Sue Quinn is trained in cheese and wine, and even gets to judge the Academy of Chocolate awards – what could be better than that? Getting to write about it, that’s what. As Sue explains, she is always learning more about food every day despite her expert knowledge in the area. This week she offers us some of her knowledge into the food industry – including the process of making the chocolate bar, and what it means to write a recipe book.
I always wanted this podcast to be pretty eclectic in it’s range of guests, all hung under this idea of hospitality in its broadest sense, where food and drink is the common denominator. This weeks guest, Sue Quinn is a food writer and cookbook author. I wanted to chat to Sue about the importance of the written word in hospitality, and I guess life in general. The reviewers, the critics and the influencers are all having an impact on our venues and our daily lives.
From the ghee butter in Olivia Coleman’s Oscar-winning goody bag, and the rise of ultra-processed vegan food to the eery beauty of cacao pods that look like alien lanterns: this gives you a flavour of the range of topics that Sue explores in her writing life.
But her early career was far removed from food and drink. Sue was a political journalist in Australia before moving the UK as London correspondent. After a stint at the Guardian as a home news reporter, she went freelance, and began editing and then writing cookbooks.
Sue’s now an award-winning food writer, journalist and cookbook author. Her articles and recipes regularly appear in the Telegraph, the Sunday Times and the Guardian and her books range from Easy Vegan to Cocoa, her most recent encyclopaedic work on chocolate. In the interests of research, Sue even travelled to Mexico, where she sampled gorgeous artisanal hot chocolate – something she was well qualified to do because she has accreditations in both chocolate and cheese tasting.
As you’ll hear, variety really is the spice of this writer’s life – and Sue’s ability to turn her pen to a range of projects is an advantage in a sector which has seen a huge amount of change in the last few years.
Andrew Stembridge doesn’t believe in panic. His years in Scotland at a time that was arguably the worst for hospitality means that he is no stranger to disaster – and he learnt about 15 years worth of hotel knowledge in just two. Now Andrew has taken all that knowledge into his role as Executive Director at Iconic Luxury Hotels which includes award-winning, produce growing, hospitality LOVING tree house heaven: Chewton Glen.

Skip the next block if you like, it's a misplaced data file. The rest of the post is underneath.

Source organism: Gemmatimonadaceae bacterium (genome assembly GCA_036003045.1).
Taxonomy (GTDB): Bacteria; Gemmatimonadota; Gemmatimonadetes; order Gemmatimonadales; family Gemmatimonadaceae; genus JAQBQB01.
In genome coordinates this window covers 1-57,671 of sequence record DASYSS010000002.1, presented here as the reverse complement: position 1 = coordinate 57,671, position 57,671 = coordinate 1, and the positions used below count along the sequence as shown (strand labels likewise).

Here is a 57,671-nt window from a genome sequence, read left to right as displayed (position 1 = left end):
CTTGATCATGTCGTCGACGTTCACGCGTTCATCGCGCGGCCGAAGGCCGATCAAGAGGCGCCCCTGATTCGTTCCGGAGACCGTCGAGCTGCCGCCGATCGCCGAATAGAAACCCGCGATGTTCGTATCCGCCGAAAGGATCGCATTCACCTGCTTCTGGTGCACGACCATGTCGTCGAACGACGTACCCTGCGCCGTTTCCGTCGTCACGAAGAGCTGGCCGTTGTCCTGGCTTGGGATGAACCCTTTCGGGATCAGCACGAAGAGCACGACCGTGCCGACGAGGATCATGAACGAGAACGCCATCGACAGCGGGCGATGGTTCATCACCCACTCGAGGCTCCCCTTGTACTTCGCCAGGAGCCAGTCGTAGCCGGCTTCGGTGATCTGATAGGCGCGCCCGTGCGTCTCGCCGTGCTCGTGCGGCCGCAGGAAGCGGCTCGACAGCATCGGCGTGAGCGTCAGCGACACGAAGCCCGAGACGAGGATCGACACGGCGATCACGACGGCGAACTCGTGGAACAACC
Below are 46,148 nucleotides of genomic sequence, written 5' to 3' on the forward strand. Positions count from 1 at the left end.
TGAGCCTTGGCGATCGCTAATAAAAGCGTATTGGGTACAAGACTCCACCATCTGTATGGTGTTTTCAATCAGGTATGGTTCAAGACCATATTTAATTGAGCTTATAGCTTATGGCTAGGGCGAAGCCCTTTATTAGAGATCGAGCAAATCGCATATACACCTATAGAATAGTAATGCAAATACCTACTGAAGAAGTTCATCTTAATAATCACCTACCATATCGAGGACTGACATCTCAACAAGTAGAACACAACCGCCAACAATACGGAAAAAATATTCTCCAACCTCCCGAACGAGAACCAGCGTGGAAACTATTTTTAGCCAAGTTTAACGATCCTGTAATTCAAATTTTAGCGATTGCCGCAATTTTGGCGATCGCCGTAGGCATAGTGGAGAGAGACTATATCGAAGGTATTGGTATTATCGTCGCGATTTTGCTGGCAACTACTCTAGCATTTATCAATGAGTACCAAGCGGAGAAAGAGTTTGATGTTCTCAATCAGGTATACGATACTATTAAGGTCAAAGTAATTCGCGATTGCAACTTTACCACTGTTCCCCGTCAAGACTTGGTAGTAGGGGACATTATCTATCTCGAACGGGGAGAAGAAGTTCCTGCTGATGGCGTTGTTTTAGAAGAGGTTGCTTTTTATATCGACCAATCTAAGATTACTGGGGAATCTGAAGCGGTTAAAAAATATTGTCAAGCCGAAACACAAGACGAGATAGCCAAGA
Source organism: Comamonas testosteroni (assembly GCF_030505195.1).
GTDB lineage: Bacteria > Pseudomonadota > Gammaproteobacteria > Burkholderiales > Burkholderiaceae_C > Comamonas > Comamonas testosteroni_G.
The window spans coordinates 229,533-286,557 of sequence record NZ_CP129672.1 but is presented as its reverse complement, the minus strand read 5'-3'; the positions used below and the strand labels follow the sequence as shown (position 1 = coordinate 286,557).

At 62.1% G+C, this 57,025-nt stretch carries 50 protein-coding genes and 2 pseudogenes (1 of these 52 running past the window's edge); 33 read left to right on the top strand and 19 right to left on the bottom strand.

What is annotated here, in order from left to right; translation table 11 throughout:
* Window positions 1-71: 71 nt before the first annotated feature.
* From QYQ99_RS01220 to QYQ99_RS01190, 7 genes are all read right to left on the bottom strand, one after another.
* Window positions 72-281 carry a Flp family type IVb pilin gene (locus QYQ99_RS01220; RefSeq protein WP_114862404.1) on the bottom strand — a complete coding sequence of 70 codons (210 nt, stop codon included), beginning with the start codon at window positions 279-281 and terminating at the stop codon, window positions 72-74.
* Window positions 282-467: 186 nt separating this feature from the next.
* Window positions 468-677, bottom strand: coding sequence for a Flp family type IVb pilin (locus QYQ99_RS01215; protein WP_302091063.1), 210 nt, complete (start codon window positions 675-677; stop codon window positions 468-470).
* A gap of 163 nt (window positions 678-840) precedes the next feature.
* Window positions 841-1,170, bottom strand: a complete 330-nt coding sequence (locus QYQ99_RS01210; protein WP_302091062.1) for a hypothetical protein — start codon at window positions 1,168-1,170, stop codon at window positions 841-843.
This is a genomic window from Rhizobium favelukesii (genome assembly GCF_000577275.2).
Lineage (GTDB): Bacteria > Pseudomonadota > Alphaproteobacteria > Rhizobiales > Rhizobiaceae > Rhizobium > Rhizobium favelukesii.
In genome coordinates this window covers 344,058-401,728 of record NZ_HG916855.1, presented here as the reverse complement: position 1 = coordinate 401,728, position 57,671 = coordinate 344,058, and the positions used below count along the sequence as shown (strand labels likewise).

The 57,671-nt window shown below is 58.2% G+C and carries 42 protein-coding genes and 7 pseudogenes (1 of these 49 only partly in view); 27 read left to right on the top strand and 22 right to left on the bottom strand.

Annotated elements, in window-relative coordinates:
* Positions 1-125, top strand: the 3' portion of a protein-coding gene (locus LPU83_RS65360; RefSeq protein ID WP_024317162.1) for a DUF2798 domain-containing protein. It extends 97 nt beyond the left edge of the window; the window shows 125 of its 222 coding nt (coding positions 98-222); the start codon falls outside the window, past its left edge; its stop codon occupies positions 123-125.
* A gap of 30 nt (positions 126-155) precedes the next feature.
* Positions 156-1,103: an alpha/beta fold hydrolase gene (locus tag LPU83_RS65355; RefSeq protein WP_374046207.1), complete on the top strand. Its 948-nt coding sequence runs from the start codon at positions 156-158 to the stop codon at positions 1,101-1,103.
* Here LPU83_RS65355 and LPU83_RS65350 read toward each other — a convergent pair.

James Cochran is cool, calm and passionate about cooking in a way that honours his roots and allows his parents legacy to live on. Starting in the kitchen at just 12 years old, James enjoyed the long hours and graft that came with his job back in the day… Going on to wine the Great British Menu and open his own restaurant in London certainly made his old mentors very proud… His aim now is to get himself a cooking show that offers an alternative perspective, and maybe in ten years or so to open a small restaurant in his beloved home town of Whitstable.
There is no getting away from the fact that James Cochran is a dude. He’s the chef with no name and his restaurant is named after a song from The Strokes, and if that’s not cool enough, he also happens to be an epic chef, and an all-round entertaining chap.
If you look at James Cochran’s sample menus – from pheasant sausage to buttermilk jerk spiced chicken – you can see the influences that shape his brilliant cooking: Scottish from his dad; Vincentian from his mum.
When James was honing his chef’s skills alongside Brett Graham at the famous The Ledbury, he couldn’t bring these influences to the fore – great though his time with the Michelin-starred chef was. (He really does mean ‘great’, despite the 18-hour days when he never saw daylight and despite regularly missing his tube stop, because he was so exhausted).
James came into his own when he was named ‘Champion of Champions’ on the Great British Menu in 2018 and his Goat Sharing Board and legendary Scotch Bonnet Jam reached the attention of millions.
Now, as the owner of 12:51, he has the freedom to work creatively with the ingredients from his childhood. He says he ‘feels honest every day about the food he does and is happy to carry on his parents’ legacy’.